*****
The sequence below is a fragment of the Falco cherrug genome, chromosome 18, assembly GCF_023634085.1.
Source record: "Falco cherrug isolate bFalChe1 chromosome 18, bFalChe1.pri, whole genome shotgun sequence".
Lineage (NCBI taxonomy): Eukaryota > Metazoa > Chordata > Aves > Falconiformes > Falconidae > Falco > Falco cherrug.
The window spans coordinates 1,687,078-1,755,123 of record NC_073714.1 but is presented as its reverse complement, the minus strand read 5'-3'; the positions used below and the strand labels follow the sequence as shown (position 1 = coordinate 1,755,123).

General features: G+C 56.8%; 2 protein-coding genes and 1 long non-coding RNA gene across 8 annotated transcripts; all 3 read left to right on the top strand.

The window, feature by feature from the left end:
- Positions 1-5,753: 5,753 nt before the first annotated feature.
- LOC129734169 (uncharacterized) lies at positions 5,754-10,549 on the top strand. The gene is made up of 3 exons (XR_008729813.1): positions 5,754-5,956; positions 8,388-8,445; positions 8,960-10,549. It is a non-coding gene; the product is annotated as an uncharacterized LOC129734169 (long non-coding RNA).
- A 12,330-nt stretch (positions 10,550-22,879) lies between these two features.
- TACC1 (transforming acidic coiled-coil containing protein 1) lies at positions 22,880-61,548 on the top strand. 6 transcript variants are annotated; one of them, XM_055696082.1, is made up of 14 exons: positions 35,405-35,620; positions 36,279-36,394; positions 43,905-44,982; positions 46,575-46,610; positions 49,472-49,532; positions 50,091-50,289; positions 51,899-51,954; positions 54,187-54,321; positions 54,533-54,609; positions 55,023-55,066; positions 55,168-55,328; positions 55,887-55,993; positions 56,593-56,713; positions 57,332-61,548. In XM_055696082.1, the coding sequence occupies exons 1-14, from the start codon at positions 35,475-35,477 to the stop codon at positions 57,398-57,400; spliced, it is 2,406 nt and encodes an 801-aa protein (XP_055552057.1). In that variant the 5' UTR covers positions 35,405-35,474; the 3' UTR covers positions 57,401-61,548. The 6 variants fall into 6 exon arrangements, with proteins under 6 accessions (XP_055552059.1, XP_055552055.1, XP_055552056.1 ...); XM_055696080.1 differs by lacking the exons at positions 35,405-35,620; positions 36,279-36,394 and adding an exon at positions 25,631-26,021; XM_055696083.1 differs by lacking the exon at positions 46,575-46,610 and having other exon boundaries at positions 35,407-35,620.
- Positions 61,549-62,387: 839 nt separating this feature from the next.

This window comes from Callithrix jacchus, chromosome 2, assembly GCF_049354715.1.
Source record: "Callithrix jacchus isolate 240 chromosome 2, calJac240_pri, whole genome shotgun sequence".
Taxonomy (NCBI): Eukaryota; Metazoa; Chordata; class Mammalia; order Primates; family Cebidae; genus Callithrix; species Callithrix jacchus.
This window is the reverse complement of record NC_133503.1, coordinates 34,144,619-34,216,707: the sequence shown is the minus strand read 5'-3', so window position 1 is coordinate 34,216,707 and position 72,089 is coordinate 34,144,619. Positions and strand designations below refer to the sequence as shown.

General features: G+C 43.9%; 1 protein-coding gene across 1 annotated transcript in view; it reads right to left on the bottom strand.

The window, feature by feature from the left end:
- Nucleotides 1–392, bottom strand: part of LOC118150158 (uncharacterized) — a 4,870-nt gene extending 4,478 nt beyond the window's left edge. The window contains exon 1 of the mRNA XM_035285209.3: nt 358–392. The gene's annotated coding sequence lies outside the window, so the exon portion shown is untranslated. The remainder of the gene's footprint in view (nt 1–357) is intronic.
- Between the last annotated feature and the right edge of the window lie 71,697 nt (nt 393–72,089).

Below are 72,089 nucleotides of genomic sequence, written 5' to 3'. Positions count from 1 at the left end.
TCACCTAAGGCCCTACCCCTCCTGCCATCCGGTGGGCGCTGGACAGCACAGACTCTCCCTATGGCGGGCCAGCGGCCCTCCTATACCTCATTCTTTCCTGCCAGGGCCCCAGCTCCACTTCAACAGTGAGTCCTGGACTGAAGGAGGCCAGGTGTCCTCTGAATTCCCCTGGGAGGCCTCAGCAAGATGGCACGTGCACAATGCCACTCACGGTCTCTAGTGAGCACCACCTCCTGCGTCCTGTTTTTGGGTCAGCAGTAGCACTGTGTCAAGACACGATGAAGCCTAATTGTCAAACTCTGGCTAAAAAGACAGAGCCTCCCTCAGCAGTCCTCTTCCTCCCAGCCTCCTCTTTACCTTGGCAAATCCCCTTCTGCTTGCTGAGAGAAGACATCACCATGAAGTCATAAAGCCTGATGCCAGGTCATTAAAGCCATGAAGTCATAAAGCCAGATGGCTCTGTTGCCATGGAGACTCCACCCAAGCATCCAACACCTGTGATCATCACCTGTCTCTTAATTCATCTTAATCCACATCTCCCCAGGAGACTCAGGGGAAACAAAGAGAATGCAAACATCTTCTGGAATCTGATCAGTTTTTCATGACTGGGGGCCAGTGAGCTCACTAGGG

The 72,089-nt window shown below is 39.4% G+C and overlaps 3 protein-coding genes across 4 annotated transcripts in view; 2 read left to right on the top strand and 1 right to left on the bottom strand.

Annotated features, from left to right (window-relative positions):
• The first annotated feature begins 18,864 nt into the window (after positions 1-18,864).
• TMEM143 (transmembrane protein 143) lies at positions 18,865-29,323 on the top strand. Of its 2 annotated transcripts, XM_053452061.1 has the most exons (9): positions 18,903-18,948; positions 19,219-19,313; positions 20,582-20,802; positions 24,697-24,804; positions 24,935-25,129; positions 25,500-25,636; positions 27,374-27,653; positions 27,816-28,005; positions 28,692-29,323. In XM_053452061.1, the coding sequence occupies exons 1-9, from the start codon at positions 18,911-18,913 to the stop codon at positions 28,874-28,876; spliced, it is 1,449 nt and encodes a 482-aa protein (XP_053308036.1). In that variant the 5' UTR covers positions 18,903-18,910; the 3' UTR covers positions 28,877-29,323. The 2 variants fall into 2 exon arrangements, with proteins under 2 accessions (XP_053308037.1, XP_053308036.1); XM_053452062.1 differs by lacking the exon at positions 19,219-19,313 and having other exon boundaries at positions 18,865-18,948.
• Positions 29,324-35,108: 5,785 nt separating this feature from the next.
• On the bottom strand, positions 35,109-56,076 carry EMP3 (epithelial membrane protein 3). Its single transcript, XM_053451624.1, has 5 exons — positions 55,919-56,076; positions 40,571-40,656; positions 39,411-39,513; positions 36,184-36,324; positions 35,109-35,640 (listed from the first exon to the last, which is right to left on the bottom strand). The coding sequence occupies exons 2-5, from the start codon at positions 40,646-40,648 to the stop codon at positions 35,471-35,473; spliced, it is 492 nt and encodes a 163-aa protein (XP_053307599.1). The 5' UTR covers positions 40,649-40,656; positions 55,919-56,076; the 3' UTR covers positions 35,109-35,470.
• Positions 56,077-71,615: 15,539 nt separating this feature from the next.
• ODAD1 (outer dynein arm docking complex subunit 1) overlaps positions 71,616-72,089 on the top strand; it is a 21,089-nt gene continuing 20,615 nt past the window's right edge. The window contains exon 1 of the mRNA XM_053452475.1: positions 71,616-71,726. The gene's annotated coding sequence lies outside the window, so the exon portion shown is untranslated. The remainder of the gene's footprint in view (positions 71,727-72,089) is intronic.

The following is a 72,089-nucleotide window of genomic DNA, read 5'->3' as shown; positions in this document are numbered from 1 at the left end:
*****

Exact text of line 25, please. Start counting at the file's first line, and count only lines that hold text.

• TMEM143 (transmembrane protein 143) lies at positions 18,865-29,323 on the top strand. Of its 2 annotated transcripts, XM_053452061.1 has the most exons (9): positions 18,903-18,948; positions 19,219-19,313; positions 20,582-20,802; positions 24,697-24,804; positions 24,935-25,129; positions 25,500-25,636; positions 27,374-27,653; positions 27,816-28,005; positions 28,692-29,323. In XM_053452061.1, the coding sequence occupies exons 1-9, from the start codon at positions 18,911-18,913 to the stop codon at positions 28,874-28,876; spliced, it is 1,449 nt and encodes a 482-aa protein (XP_053308036.1). In that variant the 5' UTR covers positions 18,903-18,910; the 3' UTR covers positions 28,877-29,323. The 2 variants fall into 2 exon arrangements, with proteins under 2 accessions (XP_053308037.1, XP_053308036.1); XM_053452062.1 differs by lacking the exon at positions 19,219-19,313 and having other exon boundaries at positions 18,865-18,948.